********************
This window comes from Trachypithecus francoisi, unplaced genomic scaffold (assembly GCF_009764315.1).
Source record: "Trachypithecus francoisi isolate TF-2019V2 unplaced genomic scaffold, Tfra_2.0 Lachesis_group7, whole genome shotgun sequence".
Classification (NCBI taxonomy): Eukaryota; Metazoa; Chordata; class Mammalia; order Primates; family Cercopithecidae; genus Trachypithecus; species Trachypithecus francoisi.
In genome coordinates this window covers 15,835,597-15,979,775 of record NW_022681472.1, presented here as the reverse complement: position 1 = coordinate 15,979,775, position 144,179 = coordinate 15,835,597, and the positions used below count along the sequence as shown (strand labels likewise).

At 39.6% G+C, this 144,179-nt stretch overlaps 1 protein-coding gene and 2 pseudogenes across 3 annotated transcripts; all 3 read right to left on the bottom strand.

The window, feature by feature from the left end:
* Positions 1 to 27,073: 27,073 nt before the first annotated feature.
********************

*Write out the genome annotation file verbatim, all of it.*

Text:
This window comes from Trachypithecus francoisi, unplaced genomic scaffold (assembly GCF_009764315.1).
Source record: "Trachypithecus francoisi isolate TF-2019V2 unplaced genomic scaffold, Tfra_2.0 Lachesis_group7, whole genome shotgun sequence".
Classification (NCBI taxonomy): Eukaryota; Metazoa; Chordata; class Mammalia; order Primates; family Cercopithecidae; genus Trachypithecus; species Trachypithecus francoisi.
In genome coordinates this window covers 15,835,597-15,979,775 of record NW_022681472.1, presented here as the reverse complement: position 1 = coordinate 15,979,775, position 144,179 = coordinate 15,835,597, and the positions used below count along the sequence as shown (strand labels likewise).

At 39.6% G+C, this 144,179-nt stretch overlaps 1 protein-coding gene and 2 pseudogenes across 3 annotated transcripts; all 3 read right to left on the bottom strand.

The window, feature by feature from the left end:
* Positions 1 to 27,073: 27,073 nt before the first annotated feature.